Janice Hahn Victory Would Give Organized Labor More Clout

Rep. Janice Hahn, left, celebrates a port truckers contract in 2013 with Maria Elena Durazo, then head of the L.A. County Federation of Labor.EXPAND
Rep. Janice Hahn, left, celebrates a port truckers contract in 2013 with Maria Elena Durazo, then head of the L.A. County Federation of Labor.
Office of Rep. Hahn / via Flickr

Rep. Janice Hahn announced this morning that she is running for the L.A. County Board of Supervisors. Hahn would replace Don Knabe, a Republican who has served on the board since 1996, and who is termed out next year.

If Hahn is elected, organized labor would gain a solid three-vote majority on the board. Mark Ridley-Thomas was elected in 2008 with $8 million in support from labor groups. Hilda Solis, a longtime labor ally and a former U.S. Secretary of Labor, joined the board last year.

Hahn has an equally strong record of union support. She was one of the most reliable allies of city worker unions during her tenure on the L.A. City Council. She hails from San Pedro, a labor stronghold thanks to its proximity to the Port of Los Angeles.

"Labor is gonna be supportive of her," said John Shallman, Hahn's political consultant. "I wouldn't characterize her as being a knee-jerk pro-labor vote."

Democrats have had a majority on the board for decades, but some of the Democratic board members were fairly skeptical of labor. Zev Yaroslavsky, who was termed out last year, was known as a fiscal hawk. Gloria Molina, also termed out last year, was a very progressive Democrat but often clashed with union leaders.

With greater labor support on the board, unions might have an advantage in contract negotiations with county employees, Metropolitan Transportation Authority contracts and living-wage ordinances.

As often happens, Hahn's announcement set off a domino effect. An hour later, Isadore Hall, who was just elected to the state Senate, announced that he would run for Hahn's seat in Congress, with Hahn's support. Hall briefly ran against Hahn for Congress in 2011, when Hahn's district was redrawn, before dropping out and endorsing Hahn.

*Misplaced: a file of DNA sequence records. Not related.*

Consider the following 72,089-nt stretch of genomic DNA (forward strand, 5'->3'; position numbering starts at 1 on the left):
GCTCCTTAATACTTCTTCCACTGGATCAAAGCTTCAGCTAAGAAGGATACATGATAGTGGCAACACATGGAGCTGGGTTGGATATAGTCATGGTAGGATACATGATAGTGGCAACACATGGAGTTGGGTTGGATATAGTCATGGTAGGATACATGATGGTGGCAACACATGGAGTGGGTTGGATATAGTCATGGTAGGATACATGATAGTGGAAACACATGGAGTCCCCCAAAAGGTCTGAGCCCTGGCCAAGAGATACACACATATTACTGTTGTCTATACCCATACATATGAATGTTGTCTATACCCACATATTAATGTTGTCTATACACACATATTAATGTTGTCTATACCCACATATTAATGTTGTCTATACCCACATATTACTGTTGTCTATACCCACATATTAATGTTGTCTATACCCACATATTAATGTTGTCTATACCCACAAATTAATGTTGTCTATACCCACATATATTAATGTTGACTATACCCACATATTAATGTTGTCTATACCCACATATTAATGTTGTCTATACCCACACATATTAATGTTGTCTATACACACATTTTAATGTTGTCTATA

A few hours after Hall's announcement, former Assemblyman Steve Bradford announced he would seek Hall's seat in the state Senate. Bradford briefly ran against Hall in a special election last year, before he dropped out and endorsed Hall. Bradford has already lined up the endorsements of Hall and Hahn for Senate. All very tidy.

Former Redondo Beach Mike Gin, a moderate Republican, also announced today that he will run against Hahn for the seat on the Board of Supervisors. In a statement, he blasted Hahn for leaving her seat in Congress after less than four years in office.

"Hahn’s decision to give up her seat in Congress to be a candidate in the Supervisor’s race is a disservice to her constituents and our region," Gin wrote. "Hahn clearly cannot be trusted to put public service ahead of her own political career goals."

Gin worked for Knabe as a field deputy for eight years. He also ran in the May 2011 special election for Congress, which Hahn won. He finished fifth.

Knabe's district has become increasingly Democratic since he was elected 20 years ago. The district runs along the southern portion of the county, from Marina del Rey through Long Beach to Diamond Bar.

Hahn's campaign produced a turnout model that suggests the district is ripe for a Democratic pickup. According to the model, Democrats would have a five-point advantage over Republicans in a June 2016 election. That advantage would expand to 18 points in a November 2016 runoff, when the presidential race would also be on the ballot, according to the model.

Update: In an interview, Mike Gin drew a contrast between himself and Hahn on the labor issue.

"I think it’ll be important for the next supervisor to have a sense of independence and fiscal responsibility," Gin said.

Gin said his record on the Redondo Beach City Council showed that he was willing "to say no when it's necessary."


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